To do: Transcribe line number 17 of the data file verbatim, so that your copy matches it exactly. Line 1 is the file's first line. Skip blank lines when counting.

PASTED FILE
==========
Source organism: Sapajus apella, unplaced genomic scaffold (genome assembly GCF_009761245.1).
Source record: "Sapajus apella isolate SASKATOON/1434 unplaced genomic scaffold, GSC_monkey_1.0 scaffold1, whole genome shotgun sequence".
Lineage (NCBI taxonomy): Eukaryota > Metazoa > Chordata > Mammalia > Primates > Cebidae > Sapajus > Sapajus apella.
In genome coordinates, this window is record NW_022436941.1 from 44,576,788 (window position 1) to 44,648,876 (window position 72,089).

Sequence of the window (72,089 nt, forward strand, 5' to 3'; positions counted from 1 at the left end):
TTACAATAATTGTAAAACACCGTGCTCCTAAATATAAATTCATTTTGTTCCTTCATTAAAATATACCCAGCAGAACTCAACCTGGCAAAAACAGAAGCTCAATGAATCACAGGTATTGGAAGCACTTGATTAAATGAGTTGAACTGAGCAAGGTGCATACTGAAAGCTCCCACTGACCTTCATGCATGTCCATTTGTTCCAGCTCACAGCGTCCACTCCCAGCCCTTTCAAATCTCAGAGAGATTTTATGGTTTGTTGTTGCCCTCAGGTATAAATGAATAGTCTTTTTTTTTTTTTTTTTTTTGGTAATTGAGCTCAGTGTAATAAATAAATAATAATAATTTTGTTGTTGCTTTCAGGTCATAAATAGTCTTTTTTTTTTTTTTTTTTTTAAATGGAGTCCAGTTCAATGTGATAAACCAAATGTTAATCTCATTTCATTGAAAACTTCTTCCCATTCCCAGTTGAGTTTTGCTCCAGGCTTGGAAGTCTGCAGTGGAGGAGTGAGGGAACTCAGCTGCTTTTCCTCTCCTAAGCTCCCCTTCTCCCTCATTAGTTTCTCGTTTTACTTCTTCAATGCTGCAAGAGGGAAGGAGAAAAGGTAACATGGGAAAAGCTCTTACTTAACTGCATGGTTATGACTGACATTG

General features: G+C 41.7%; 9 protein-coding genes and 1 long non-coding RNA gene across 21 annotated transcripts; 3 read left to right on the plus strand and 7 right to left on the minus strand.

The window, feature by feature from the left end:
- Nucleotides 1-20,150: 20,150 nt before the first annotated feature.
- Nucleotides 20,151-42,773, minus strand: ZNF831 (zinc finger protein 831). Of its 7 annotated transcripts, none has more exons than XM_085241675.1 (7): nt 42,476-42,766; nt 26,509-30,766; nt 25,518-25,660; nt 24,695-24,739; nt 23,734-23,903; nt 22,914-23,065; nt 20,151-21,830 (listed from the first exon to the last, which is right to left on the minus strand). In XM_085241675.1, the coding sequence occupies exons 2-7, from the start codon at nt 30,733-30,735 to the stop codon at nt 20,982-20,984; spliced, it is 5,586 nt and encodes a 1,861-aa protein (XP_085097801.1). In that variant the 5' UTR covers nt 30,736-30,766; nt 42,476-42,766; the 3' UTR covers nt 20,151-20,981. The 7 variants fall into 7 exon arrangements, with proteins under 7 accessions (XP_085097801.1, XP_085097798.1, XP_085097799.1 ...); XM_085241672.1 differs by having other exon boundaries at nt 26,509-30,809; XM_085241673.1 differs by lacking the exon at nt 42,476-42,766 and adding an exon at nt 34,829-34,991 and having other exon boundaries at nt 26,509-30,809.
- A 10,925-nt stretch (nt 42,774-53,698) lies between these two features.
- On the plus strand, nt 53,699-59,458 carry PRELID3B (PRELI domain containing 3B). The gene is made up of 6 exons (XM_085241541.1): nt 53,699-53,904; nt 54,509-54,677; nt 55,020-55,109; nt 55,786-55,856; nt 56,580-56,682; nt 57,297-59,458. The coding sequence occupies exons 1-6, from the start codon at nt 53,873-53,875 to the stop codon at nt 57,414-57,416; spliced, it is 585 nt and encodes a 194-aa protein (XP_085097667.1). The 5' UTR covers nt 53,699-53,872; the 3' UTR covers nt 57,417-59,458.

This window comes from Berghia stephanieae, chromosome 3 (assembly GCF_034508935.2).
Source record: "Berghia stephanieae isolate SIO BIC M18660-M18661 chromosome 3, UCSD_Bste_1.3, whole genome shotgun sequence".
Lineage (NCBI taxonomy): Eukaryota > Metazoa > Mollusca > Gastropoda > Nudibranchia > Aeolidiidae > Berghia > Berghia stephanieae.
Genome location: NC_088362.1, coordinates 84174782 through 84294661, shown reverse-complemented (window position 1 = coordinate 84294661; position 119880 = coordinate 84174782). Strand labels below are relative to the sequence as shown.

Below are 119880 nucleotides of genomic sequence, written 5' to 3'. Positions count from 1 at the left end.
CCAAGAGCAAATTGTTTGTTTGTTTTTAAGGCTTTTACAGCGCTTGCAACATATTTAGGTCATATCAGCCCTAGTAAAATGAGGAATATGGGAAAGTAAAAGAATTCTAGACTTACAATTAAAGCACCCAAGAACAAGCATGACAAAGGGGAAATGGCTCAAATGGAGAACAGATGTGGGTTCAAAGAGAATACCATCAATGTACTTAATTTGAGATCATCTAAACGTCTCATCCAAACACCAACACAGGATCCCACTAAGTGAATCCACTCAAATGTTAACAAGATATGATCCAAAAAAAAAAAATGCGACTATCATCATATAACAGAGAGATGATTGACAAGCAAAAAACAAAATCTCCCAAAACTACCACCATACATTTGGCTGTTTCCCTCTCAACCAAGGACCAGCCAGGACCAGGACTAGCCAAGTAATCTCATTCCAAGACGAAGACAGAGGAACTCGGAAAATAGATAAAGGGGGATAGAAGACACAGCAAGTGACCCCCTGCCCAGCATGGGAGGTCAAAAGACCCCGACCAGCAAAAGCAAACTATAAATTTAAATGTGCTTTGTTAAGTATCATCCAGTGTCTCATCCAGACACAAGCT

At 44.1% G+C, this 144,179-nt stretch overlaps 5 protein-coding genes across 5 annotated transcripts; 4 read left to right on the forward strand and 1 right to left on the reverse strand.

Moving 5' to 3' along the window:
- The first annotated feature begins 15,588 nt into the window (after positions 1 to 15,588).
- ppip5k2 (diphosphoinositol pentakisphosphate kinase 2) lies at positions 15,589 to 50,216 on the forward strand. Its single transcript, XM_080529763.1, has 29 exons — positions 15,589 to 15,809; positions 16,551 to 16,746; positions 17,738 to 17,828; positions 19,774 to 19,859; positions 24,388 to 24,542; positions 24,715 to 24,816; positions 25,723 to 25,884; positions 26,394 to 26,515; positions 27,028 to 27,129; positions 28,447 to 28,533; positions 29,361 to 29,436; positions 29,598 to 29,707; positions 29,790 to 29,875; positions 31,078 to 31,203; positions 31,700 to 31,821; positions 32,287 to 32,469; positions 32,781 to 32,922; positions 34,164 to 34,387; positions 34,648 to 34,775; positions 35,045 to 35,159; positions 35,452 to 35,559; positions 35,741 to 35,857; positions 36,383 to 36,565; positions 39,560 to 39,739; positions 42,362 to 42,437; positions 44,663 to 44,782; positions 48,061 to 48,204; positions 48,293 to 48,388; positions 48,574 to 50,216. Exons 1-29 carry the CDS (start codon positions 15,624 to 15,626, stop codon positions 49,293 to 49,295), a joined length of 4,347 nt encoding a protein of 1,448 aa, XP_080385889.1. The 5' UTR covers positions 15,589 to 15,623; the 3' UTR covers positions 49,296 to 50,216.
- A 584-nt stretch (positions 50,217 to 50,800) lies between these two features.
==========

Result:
Below are 119880 nucleotides of genomic sequence, written 5' to 3'. Positions count from 1 at the left end.